Storm window triage. I didn’t remove the glass- but most of the glazing came away easily.
A cattle drive two weeks ago is the likely culprit, or the bear again; last time he just knocked it off the post.
Pre-drilling before resetting the walls with 3.5″ screws.
This evenings Bluebird line is above that hayfield, and on to the North to the end of our property. It is always really pretty up there.
This group of 5 deer watched me clear one house, then moved up. They came back with 4 more at dusk, next to another group of 10.
A steady wind on a perfect fall day.
Tree swallows always nest in these models- just a bit too small for Bluebirds.
The cows are let into the hayfield- a different one than shown at the bear lunchbox.
The last two houses are all smashed apart and take some doctoring.
The staples are just like in surgery- the invasive part is over and staples help hold everything together.
Time to daub the rest of the building. The little brown jug with the blue top (bottom L) is my little jar of maths. Based on the amount of mortar-to-stain one “little” wall used yesterday, I figured the linear footage of the remaining 3 walls, allowing for some much wider runs. The little jar holds 20 3/4 full yellow cap doses to 20# dry mixes of mortar. Each blend of mortar completes one seam of narrow width of a full wall. Todays 20 mixes will eat up 5 80# bags of mortar and take 10 hours at a constant quick pace.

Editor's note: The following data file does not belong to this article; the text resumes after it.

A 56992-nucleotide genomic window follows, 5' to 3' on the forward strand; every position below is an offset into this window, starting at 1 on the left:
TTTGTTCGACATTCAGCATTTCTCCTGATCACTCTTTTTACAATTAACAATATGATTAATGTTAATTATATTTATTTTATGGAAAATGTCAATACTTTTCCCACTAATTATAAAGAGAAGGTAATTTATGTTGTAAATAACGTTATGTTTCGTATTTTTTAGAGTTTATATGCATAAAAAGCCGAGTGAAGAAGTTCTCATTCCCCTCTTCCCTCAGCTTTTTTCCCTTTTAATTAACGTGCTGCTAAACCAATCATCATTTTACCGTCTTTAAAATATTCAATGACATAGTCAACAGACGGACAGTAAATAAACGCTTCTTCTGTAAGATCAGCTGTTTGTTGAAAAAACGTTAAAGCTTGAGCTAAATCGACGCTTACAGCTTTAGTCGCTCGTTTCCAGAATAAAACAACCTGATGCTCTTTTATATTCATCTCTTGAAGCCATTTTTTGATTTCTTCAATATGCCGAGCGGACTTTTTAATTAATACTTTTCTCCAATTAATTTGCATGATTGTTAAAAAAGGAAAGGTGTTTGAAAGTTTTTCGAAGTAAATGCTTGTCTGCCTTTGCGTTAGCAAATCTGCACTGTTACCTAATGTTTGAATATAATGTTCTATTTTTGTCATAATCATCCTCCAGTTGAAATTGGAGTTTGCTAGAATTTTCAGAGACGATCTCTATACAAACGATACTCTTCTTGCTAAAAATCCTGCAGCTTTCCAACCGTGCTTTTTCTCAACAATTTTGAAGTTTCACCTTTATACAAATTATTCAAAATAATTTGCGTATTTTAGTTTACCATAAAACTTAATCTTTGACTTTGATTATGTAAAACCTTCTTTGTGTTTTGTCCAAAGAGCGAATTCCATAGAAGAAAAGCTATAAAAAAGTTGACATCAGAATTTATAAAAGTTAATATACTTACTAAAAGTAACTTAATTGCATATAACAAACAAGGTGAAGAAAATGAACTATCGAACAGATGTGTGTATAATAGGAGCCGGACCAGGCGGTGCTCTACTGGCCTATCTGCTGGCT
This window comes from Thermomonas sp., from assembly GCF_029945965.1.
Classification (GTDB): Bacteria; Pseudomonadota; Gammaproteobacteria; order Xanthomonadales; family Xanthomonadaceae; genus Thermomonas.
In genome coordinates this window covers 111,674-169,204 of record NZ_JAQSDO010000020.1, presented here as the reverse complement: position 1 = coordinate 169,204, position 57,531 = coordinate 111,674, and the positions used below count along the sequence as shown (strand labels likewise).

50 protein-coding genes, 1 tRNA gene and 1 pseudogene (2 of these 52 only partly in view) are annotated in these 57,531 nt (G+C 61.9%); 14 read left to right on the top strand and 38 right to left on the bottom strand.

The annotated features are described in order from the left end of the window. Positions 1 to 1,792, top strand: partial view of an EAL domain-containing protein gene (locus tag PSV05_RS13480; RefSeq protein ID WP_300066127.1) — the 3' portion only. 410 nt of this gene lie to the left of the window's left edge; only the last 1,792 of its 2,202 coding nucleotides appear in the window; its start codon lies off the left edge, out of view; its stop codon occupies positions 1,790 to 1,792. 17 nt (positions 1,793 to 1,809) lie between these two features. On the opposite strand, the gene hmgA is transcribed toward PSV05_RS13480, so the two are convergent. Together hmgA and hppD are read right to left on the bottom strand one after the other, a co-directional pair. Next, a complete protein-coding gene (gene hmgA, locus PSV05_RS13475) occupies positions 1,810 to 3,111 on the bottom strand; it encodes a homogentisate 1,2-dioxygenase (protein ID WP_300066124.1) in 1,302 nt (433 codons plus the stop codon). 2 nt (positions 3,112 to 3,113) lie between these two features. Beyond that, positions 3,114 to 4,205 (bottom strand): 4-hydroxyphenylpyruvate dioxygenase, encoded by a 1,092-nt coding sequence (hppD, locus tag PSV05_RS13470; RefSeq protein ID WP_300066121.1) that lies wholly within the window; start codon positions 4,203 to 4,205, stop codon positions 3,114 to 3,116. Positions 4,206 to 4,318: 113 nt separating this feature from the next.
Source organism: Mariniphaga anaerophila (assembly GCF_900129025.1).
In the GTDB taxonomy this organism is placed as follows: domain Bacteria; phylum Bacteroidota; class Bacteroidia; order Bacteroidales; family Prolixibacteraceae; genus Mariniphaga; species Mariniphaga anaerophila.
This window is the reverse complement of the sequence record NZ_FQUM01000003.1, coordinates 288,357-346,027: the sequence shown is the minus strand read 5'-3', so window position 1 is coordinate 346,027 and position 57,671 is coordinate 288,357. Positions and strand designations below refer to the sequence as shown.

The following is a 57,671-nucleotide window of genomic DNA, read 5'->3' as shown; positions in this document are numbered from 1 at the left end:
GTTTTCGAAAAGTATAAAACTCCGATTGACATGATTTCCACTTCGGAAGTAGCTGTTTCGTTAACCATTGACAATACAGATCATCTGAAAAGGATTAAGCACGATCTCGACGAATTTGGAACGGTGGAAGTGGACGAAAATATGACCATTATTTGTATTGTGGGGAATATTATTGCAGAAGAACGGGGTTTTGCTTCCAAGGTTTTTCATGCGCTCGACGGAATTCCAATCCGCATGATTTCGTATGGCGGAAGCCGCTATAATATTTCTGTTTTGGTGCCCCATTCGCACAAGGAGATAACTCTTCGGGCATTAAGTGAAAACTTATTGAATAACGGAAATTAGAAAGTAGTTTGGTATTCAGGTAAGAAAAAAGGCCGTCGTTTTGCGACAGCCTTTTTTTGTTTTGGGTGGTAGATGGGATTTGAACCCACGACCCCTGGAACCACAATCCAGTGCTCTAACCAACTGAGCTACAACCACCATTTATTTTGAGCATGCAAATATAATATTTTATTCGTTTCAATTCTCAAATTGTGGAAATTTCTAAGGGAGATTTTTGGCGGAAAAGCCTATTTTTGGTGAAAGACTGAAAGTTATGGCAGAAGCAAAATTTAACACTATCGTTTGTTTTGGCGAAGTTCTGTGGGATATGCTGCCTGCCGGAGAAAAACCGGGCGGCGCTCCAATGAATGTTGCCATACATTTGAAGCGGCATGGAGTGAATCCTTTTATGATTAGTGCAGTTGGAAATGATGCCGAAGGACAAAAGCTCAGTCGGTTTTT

I’m saving the seam under the eve and the bottom runs on both long sides just in case I run out of my blended stain and have to switch to basic brown.
When I move to the front I begin mixing a bit more stain into the S-mortar, as this is the face of the building and I want it to sit well with the cleaned logs here, vs the dark oxidized wood of the rest of the building.
650mg acetminophin (aspirin) makes this all possible. Thanks for introducing us Kaye!
The day is blustery and cool, the gusty wind removes half the leaves from our central tree in the back yard. I mist the seams with water all day long to keep them from drying too quickly and weakening the set.